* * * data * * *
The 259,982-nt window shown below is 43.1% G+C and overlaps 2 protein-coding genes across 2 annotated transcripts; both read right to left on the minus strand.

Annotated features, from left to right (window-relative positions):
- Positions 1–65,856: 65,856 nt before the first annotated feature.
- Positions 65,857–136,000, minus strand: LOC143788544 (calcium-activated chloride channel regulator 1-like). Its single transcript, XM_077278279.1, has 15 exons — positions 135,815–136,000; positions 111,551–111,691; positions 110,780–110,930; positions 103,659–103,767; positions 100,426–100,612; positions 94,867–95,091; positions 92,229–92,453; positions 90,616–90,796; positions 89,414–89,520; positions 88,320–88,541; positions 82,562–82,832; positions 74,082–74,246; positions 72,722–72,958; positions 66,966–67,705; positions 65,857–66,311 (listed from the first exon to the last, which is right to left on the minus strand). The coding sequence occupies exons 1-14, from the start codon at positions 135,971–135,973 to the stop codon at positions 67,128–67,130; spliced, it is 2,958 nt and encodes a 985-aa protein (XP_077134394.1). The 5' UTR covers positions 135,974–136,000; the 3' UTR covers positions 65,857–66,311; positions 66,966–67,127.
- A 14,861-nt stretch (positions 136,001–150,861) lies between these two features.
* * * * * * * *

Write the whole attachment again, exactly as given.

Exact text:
The 259,982-nt window shown below is 43.1% G+C and overlaps 2 protein-coding genes across 2 annotated transcripts; both read right to left on the minus strand.

Annotated features, from left to right (window-relative positions):
- Positions 1–65,856: 65,856 nt before the first annotated feature.
- Positions 65,857–136,000, minus strand: LOC143788544 (calcium-activated chloride channel regulator 1-like). Its single transcript, XM_077278279.1, has 15 exons — positions 135,815–136,000; positions 111,551–111,691; positions 110,780–110,930; positions 103,659–103,767; positions 100,426–100,612; positions 94,867–95,091; positions 92,229–92,453; positions 90,616–90,796; positions 89,414–89,520; positions 88,320–88,541; positions 82,562–82,832; positions 74,082–74,246; positions 72,722–72,958; positions 66,966–67,705; positions 65,857–66,311 (listed from the first exon to the last, which is right to left on the minus strand). The coding sequence occupies exons 1-14, from the start codon at positions 135,971–135,973 to the stop codon at positions 67,128–67,130; spliced, it is 2,958 nt and encodes a 985-aa protein (XP_077134394.1). The 5' UTR covers positions 135,974–136,000; the 3' UTR covers positions 65,857–66,311; positions 66,966–67,127.
- A 14,861-nt stretch (positions 136,001–150,861) lies between these two features.